Pickleball & Tennis Ball Speed and Reaction Time

Pickleball is fast. Tennis is fast. We know that. Both sports test every fiber of our eye-brain reaction skills. But how do they compare to one another?

First let’s compare the court length. Baseline to baseline in tennis is 78 feet. Pickleball is 44 feet, almost half the distance. How does this affect reaction time? For purposes of comparison, let us use a ball speed of 40 miles per hour, which is a ball speed commonly reached by intermediate pickleball and tennis players.

A 40 MPH average height groundstroke tennis ball travels baseline to baseline in about 2 seconds. Buckle up your seatbelt pickleball players because pickleball baseline groundstrokes cut your reaction time in half – just one second! That’s not much time when you consider how you have to react to your opponent’s shot which includes determining the incoming ball’s direction, speed, arc, and spin!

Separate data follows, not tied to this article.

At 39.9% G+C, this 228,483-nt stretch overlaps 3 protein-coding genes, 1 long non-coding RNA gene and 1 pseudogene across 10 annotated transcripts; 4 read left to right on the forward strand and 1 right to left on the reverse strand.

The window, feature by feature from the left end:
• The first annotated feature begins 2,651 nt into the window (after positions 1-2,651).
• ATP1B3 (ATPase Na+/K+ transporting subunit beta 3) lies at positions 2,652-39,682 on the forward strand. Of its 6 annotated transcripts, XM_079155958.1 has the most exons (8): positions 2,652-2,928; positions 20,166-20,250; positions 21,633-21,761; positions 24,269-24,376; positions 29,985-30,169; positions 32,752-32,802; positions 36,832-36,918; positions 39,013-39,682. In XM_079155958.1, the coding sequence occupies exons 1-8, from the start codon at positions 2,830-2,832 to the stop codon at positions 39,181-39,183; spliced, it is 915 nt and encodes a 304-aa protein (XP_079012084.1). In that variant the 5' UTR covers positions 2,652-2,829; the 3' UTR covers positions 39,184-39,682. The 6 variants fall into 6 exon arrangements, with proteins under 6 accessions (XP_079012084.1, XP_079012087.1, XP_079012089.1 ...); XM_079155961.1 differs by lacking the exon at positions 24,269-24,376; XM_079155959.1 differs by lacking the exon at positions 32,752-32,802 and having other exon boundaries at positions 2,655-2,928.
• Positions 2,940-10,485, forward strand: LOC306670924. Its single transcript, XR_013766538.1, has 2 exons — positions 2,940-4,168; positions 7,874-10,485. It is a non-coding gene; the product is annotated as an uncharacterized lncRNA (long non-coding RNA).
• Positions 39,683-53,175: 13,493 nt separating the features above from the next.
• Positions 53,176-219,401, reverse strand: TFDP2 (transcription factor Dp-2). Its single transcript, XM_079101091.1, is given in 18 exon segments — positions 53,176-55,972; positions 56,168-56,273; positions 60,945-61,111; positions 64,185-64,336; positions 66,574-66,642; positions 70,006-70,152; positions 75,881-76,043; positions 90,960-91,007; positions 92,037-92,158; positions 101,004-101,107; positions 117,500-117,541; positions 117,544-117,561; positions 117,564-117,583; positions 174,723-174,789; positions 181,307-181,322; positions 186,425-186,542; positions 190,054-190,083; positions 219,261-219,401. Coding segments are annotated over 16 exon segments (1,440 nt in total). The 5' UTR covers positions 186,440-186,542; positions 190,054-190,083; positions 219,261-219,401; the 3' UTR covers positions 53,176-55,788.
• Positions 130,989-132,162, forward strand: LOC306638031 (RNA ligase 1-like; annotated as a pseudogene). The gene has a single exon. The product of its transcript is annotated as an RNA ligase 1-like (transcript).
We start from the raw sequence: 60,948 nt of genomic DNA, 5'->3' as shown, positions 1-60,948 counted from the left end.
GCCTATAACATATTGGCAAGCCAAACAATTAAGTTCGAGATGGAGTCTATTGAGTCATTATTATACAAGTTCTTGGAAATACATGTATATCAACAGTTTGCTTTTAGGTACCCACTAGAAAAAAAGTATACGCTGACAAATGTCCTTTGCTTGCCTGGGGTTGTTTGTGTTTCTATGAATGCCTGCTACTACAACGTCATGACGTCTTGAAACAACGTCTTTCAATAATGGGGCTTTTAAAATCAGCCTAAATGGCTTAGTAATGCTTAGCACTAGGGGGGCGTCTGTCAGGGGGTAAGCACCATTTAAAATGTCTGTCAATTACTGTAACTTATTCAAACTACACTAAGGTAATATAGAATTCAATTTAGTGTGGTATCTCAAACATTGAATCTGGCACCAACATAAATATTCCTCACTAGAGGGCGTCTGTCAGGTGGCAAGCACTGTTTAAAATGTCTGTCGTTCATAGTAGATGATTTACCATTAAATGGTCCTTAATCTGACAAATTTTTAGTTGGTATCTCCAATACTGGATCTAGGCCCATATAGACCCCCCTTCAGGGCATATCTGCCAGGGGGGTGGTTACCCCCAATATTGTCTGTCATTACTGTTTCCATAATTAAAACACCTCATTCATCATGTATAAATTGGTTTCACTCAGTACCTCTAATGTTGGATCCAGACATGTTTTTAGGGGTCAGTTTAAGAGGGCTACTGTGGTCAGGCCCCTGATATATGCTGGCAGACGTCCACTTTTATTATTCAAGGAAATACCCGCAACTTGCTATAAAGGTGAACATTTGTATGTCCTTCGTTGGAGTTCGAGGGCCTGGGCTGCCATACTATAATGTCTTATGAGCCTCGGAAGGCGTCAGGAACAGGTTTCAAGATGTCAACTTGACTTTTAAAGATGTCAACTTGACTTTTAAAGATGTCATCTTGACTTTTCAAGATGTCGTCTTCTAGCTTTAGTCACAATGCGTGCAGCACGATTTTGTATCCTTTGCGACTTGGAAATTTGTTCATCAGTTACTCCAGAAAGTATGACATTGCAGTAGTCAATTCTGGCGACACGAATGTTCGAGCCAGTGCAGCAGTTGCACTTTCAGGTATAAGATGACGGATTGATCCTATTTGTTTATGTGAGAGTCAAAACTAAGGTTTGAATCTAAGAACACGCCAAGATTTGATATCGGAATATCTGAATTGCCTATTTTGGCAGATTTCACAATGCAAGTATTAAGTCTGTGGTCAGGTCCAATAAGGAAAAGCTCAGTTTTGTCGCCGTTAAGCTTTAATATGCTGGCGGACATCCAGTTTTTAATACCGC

Let’s analyze this further. On each side of the net, one-half second passes with a groundstroke hit at 40 MPH. Tom simplify what this means, pickleball players must use the half second that the ball is still on their opponent’s side of the net to determine the incoming ball’s direction, speed, arc, and spin! By the time the incoming ball has crossed the net coming your way, you will not have turned in the direction you have to move and started to prepare your racquet. Then, as you move to the ball (note that the ball has not even bounced yet!), you will need to not only position your feet on balance to hit the shot, but you will also need to decide how and where you will hit that same ball back over the net!

Final thoughts? Don’t let anyone tell you that pickleball is an easy sport to play. And, don’t let anyone tell you it is a difficult sport to play either! It may be easier than tennis to start playing for the average person, but know this. It is a fast game requiring split-second decisions!

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